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There are 3 worms placed on the map. I did not specifically check if all of them appear though. Unless the player is bound on locating all the worms at once, it is hardly possible as one or two of them (I'm talking about the earlier missions with 3 worms on Area Guard) are closer to the player's starting position, and one is a bit farther.

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This sounds quite reasonable, but then how changing the Saboteur's array range to 16-18 additionally makes it also fully invisible? ??? I'm also certain that there can be more than 2 Sandworms on the map at any given time... (e.g. in early missions, there are usually 3 Sandworms placed on the map)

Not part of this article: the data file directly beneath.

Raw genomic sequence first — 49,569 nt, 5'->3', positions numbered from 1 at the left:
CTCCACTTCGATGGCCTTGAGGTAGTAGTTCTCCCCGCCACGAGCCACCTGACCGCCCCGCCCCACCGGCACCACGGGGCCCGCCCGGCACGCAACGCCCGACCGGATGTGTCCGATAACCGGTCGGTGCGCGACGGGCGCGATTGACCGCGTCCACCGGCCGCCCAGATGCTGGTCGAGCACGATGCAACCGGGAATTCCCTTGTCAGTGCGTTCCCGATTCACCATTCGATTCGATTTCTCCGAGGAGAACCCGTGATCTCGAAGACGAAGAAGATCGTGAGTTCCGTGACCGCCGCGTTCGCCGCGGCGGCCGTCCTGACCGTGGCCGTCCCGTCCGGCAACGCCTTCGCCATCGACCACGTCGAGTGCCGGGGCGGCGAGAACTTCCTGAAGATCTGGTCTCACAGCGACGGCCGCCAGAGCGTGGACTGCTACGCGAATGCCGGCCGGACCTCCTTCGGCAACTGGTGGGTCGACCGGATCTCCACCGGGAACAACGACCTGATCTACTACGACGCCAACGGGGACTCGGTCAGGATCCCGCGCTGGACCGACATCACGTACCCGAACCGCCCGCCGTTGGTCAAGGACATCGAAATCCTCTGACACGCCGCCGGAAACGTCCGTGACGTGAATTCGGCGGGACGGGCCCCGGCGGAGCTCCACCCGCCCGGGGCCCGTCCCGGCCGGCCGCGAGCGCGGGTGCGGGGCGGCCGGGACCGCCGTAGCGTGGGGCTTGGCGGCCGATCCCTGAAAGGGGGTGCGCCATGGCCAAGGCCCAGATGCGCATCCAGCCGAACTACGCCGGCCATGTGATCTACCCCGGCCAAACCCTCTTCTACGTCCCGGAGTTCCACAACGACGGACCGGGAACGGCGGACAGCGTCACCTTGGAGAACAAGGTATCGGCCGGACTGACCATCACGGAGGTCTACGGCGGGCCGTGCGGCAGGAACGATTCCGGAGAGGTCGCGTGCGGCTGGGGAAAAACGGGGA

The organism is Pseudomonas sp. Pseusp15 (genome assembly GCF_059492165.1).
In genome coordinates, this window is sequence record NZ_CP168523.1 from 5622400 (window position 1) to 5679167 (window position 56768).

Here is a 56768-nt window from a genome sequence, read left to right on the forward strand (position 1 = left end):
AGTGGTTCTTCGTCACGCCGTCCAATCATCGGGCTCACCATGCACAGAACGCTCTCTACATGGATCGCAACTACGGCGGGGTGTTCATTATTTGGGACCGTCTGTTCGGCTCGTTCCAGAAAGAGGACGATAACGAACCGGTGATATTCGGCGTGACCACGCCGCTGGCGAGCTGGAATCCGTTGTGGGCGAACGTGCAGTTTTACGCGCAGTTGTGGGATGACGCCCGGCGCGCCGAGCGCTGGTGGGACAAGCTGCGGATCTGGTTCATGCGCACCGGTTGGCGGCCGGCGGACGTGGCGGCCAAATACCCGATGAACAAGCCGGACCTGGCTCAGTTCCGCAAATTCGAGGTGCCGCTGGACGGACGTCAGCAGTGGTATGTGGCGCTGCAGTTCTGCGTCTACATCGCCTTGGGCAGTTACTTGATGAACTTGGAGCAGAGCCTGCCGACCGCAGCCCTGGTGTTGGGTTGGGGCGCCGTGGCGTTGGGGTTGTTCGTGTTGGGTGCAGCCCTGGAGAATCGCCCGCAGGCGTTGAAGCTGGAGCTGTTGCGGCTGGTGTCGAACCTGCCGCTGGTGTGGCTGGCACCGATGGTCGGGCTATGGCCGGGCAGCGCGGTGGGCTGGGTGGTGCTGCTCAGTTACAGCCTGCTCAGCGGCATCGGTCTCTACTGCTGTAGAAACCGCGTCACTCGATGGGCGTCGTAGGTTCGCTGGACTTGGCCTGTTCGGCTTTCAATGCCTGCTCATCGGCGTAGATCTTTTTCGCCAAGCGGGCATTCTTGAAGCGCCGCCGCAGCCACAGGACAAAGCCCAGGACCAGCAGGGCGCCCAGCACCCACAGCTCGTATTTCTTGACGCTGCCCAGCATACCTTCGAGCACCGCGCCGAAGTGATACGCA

And here is where the shit starts. There are 2 possible ways to create a unit:

Give the Index

Don't give the Index

If you do the former, the unit is _always_ created, given that the index is free. So you can create 100 sandworms if you like, under the condition you give them all an unique index.

If you do the latter, the unit is only created if it fits in the range for that type. If there is no more room, the unit is not created.

So, in theory, it is complete bullshit to give sandworms a range, as they are always created via the scenario, and get assigned an index by the scenario. Therefore, it is easy possible to have 3 sandworms. Just it is never possible to have 3 saboteurs (or you need to create them via the scenario :P)